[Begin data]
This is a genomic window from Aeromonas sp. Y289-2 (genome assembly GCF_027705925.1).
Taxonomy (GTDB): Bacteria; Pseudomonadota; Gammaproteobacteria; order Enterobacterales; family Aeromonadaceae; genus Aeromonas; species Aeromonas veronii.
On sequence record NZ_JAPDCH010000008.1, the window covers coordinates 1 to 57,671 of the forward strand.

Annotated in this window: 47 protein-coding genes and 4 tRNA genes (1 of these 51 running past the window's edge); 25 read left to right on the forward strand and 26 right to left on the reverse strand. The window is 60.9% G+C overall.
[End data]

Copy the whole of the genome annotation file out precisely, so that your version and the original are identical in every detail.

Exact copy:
This is a genomic window from Aeromonas sp. Y289-2 (genome assembly GCF_027705925.1).
Taxonomy (GTDB): Bacteria; Pseudomonadota; Gammaproteobacteria; order Enterobacterales; family Aeromonadaceae; genus Aeromonas; species Aeromonas veronii.
On sequence record NZ_JAPDCH010000008.1, the window covers coordinates 1 to 57,671 of the forward strand.

Annotated in this window: 47 protein-coding genes and 4 tRNA genes (1 of these 51 running past the window's edge); 25 read left to right on the forward strand and 26 right to left on the reverse strand. The window is 60.9% G+C overall.